January 16


Dave Kennon: Worse than Dying?

Dave Kennon, Kennon Financial

If you are afraid of outliving your money in retirement, be comforted by the fact that you are not alone.  A study from Allianz Life reveals that Baby Boomers fear outliving their money more than death.

61% of the survey respondents responded that outliving their money was the number one fear in their lives.  Dying came in a distant second at 31%.

I get it.  The idea of running out of money can be terrifying.  Many Boomer’s imagine themselves homeless, sleeping on friend’s couches.  Begging their children for a little spending cash. Living in poverty during their golden years.

This is why The Retirement Revolution started in the first place.  Retirees are rejecting this fear-based worldview and replacing it with a sense of empowerment and opportunity.  All it takes is some education, the clearing up of some common misconceptions, and getting your money working for you in a suitable manner.

Remember, only 12% of retirees reach the end of their life with only social security remaining. Don’t let the doom and gloom of the media tell you otherwise.



I had a great question from a reader recently:

“I’m always reading about your 5% rule to withdraw from your portfolio once you retire. However, I don’t understand whether it’s only if your annual return was 5% or to withdraw 5% whether your return was 1%, 2% or even -10%?  Would you please clarify this?”

Many of you are already withdrawing your retirement income from your portfolios, and for some, it can be disconcerting to withdraw money when their account appears to be temporarily going down.

First of all, this is a perfectly normal human reaction.  You are pegging your financial security in retirement to financial instruments that seem unpredictable and a little scary.

Two important points:

Point #1

Remember that, in general, people do not have all of their money invested in stocks when they retire.  Many income-oriented portfolios for retirees contain 30-50% bonds.

Most of the time, when stocks go down, bonds go up.  This is mainly due to investors reacting out of fear, and moving money from stocks into bonds (don’t do this).

Sometimes people ask, “Dave, you keep telling us to ‘spend the money that the money is making.’  How is that possible when my account is going down?”

It’s actually very simple.  When the stock market goes down you temporarily take your monthly income checks from the bond portion of the portfolio.  Once the stock portion of the portfolio recovers (be it one month or one year), you start taking your monthly check from the stock portion.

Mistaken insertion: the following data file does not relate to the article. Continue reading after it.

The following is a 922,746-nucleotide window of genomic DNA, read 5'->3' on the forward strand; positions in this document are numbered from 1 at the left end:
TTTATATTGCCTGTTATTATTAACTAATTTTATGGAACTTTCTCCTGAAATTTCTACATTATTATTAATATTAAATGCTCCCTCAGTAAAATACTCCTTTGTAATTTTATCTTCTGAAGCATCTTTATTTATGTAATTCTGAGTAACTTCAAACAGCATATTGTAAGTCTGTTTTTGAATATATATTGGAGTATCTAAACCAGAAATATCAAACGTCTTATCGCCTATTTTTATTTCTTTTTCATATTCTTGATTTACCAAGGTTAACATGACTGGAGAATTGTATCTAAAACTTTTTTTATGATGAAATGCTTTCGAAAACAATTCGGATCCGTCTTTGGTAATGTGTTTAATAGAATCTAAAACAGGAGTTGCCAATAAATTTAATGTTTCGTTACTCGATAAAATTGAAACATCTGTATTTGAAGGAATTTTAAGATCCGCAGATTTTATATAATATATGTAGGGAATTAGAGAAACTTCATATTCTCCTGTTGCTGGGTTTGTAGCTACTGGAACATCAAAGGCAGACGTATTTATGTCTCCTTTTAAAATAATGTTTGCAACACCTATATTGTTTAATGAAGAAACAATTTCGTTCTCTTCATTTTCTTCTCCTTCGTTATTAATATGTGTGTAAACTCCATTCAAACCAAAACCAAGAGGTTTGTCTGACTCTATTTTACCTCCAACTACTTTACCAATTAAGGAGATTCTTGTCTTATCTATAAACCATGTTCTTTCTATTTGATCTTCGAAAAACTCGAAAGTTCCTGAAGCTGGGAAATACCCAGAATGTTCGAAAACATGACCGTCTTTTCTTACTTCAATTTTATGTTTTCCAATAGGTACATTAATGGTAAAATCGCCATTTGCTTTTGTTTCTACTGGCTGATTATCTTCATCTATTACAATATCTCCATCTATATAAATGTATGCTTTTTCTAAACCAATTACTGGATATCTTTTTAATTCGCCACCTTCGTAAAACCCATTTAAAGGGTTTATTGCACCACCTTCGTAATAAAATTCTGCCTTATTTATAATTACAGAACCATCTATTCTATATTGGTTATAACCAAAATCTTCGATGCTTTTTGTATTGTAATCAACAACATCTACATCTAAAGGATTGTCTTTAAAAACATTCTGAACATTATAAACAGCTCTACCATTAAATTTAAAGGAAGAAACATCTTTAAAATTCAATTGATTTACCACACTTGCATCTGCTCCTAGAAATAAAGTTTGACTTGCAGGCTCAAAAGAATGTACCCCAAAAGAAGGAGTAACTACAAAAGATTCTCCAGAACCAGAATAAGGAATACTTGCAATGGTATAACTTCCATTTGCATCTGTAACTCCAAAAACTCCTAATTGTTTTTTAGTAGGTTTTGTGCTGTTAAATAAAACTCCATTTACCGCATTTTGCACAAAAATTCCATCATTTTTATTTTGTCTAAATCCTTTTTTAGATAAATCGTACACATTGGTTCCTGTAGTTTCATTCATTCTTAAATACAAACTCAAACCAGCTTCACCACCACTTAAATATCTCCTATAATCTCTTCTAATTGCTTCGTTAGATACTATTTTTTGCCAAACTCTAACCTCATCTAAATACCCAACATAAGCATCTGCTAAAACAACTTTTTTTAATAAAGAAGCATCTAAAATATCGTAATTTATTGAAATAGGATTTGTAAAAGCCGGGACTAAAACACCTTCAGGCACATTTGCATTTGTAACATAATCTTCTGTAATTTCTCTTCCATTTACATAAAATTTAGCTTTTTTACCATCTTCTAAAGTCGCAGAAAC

So in a sense, you ARE always taking the money that the money is making.  Doing this is possible even if stocks are temporarily down.

Point #2

Let’s look at the last eleven years of returns for someone with a 50/50 portfolio of stocks and bonds.  I’m including 2008 so you can see how quickly your portfolio would have recovered. Remember, 2008 was the worst recession since the Great Depression.

2018   -5% Year-To-Date as of yesterday (12/17/18)

2017   +12%

2016   +7%

2015   +1%

2014   +10%

2013   +15%

2012   +10%

2011   +5%

2010   +11%

2009   +16%

2008   -16%

In regards to the original question: do you always take 5% from your portfolio or only if your account returns 5%?

Answer:  You always take out the 5%.  Do you take out 12% if it makes 12%?  No, you still take out 5%. Looking at the past 80 years of economic history, 5% is a relatively conservative return assumption.  In the past 11 years, this example portfolio returned an average of 6.1%.

If you take out 2008, in the past ten years, the average return was 8.5%.

**Don’t let your friends and family live scared, all the while over saving and under living.  Please forward this email to the people in your life that need to hear this.  The Retirement Revolution needs you!

Be Blessed,


Dave Kennon, Kennon Financial 

There is no certainty that any investment strategy will be profitable or successful in achieving your investment objectives. An index is a portfolio of specific securities. Indexes are unmanaged and investors cannot invest directly in an index. Index returns are “total returns” with dividends reinvested, which means the return is not only the change in price for securities but any income generated by those securities. The performance of an unmanaged index is not indicative of the performance of any particular investment. Investments offering the potential for a higher rate of return also involve a higher degree of risk. Past performance is no guarantee of future results. Actual results will vary.


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